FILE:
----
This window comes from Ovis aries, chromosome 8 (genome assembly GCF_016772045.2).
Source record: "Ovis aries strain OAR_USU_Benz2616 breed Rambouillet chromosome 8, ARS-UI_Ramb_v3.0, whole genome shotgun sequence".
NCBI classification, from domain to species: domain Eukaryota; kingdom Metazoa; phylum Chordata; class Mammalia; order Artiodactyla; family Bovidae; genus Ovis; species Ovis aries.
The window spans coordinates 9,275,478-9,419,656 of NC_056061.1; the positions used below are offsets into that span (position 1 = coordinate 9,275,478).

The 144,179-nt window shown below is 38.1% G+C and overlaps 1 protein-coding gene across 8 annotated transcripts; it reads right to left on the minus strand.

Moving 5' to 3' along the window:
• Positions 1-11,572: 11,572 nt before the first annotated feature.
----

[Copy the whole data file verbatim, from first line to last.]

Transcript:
This window comes from Ovis aries, chromosome 8 (genome assembly GCF_016772045.2).
Source record: "Ovis aries strain OAR_USU_Benz2616 breed Rambouillet chromosome 8, ARS-UI_Ramb_v3.0, whole genome shotgun sequence".
NCBI classification, from domain to species: domain Eukaryota; kingdom Metazoa; phylum Chordata; class Mammalia; order Artiodactyla; family Bovidae; genus Ovis; species Ovis aries.
The window spans coordinates 9,275,478-9,419,656 of NC_056061.1; the positions used below are offsets into that span (position 1 = coordinate 9,275,478).

The 144,179-nt window shown below is 38.1% G+C and overlaps 1 protein-coding gene across 8 annotated transcripts; it reads right to left on the minus strand.

Moving 5' to 3' along the window:
• Positions 1-11,572: 11,572 nt before the first annotated feature.